First Rhinology Quantitative Patient Preference Study Reveals Insights into Patients’ Treatment Choices

By June Spence


Biologic medications approved by the U.S. Food and Drug Administration in recent years have revolutionized the management of recurrent nasal polyps, offering a viable alternative to revision sinus surgery. Patients now have treatment options to consider to help with this frustrating condition.

To gain a better understanding of what drives their choices, Duke Head and Neck Surgery & Communication Sciences (HNS&CS) partnered with Duke Clinical Research Institute (DCRI)’s Center for Health Decision Making and GSK to conduct the first quantitative patient preference study in the field of rhinology.

Somtochi Okafor, MD, a fourth-year otolaryngology resident at Duke, presented the results, which are pending publication, during the main session of the American Rhinologic Society in late September 2023. Also on the study team: David W. Jang, MD, Ralph Abi Hachem, MD, and Revital Benvenisti (clinical research coordinator) of Duke HNS&CS; Jessie Sutphin and Shelby D. Reed of DCRI, and Jared Silver and Arijita Deb of GSK.

The 151 study participants were Duke patients from 2013 to 2022 who had undergone one or more surgeries for nasal polyps. To quantitatively measure preferences for treatment features and outcomes, a discrete-choice experiment was used, meaning participants were asked a set of hypothetical questions with variable outcomes.

Participants were first asked to suppose that their nasal symptoms were as severe as they had been prior to their last surgery. They were then randomly assigned a set of 12 questions that offered a series of choices between treatment options (monthly injections of biologics, surgery, or no treatment) described using various combinations of select attributes.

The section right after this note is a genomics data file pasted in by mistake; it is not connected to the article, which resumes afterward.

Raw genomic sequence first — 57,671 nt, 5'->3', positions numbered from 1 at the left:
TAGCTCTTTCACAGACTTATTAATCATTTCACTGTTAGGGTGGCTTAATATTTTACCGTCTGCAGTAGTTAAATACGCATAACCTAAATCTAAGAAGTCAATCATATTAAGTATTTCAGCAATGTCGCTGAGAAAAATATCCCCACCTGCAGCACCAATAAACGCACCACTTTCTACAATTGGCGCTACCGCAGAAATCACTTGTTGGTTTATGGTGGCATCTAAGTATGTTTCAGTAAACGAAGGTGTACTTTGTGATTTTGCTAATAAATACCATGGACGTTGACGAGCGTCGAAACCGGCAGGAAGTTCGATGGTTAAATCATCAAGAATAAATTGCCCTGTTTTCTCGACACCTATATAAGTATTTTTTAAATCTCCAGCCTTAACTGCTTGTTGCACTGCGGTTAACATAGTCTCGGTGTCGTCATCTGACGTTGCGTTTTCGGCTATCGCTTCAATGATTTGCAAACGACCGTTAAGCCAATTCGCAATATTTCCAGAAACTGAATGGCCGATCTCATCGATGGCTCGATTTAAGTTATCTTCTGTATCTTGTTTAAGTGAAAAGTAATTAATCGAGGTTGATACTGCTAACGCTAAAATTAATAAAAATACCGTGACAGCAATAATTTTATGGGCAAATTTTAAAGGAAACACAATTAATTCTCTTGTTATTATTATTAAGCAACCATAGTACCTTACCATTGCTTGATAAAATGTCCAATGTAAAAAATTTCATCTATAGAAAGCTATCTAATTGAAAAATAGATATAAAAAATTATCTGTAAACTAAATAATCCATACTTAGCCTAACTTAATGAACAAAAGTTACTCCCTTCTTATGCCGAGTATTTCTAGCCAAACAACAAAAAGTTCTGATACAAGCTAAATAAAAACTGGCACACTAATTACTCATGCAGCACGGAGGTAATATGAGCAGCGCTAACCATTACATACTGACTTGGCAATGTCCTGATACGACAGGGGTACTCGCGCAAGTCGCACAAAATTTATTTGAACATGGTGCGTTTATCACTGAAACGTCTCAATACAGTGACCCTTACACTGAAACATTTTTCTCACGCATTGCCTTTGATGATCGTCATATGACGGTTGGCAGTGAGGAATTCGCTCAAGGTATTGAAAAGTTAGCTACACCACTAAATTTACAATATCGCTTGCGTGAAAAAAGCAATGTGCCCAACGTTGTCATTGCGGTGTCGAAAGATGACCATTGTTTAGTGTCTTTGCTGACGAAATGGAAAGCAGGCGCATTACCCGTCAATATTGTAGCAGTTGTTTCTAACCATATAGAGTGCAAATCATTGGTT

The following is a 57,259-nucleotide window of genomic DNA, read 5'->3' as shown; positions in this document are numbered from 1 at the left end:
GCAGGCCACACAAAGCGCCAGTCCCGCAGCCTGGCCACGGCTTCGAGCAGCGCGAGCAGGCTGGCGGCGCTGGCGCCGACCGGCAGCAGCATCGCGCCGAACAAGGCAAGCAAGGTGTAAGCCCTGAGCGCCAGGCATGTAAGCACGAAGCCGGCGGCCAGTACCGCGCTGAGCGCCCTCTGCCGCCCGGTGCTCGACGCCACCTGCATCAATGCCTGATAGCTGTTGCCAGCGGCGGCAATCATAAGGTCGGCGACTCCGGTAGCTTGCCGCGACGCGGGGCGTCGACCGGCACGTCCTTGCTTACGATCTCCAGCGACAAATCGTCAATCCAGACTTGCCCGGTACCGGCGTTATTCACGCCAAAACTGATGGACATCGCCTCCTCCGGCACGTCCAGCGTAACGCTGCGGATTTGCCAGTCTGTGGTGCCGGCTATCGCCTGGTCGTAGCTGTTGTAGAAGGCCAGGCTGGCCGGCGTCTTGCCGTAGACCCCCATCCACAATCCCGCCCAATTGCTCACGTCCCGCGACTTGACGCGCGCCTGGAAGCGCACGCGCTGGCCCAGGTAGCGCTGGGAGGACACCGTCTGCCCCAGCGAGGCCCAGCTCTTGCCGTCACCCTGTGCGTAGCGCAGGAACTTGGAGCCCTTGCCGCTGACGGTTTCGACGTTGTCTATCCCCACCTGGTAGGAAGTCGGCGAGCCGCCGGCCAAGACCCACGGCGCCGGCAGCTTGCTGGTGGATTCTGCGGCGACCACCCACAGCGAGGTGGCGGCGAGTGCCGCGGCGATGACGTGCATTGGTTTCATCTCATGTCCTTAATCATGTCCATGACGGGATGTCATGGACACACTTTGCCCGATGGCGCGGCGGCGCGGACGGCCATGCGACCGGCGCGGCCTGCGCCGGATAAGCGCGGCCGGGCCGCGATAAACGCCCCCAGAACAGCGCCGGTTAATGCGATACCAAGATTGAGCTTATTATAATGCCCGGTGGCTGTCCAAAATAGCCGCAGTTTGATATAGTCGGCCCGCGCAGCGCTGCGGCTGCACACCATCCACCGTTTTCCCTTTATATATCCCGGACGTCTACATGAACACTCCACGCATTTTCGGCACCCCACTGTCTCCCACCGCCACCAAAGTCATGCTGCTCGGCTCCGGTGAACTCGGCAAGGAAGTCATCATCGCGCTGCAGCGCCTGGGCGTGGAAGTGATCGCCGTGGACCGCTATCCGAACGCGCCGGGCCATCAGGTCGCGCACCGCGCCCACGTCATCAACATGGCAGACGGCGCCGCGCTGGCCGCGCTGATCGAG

Three distinct groups of patients emerged: those who preferred surgery regardless of treatment outcome, those who preferred medication regardless of treatment outcome, and those who prioritized efficacy; i.e., were willing to do the treatment that would provide them with the best outcome. The results suggest that treatment decisions are complex and involve clinical and financial factors as well as patient preferences.

“The study’s insights into treatment choices could help healthcare providers have better conversations with patients about their options and tailor care to their individual goals,” Dr. Jang says. “To build on these findings, we would like to conduct a longitudinal study to see if patient preferences change over time.”


To schedule an appointment with a Duke Head and Neck Surgery & Communication Sciences expert, call 919-439-1870.

To refer a patient, call 800-633-3853 or use DukeMedLink.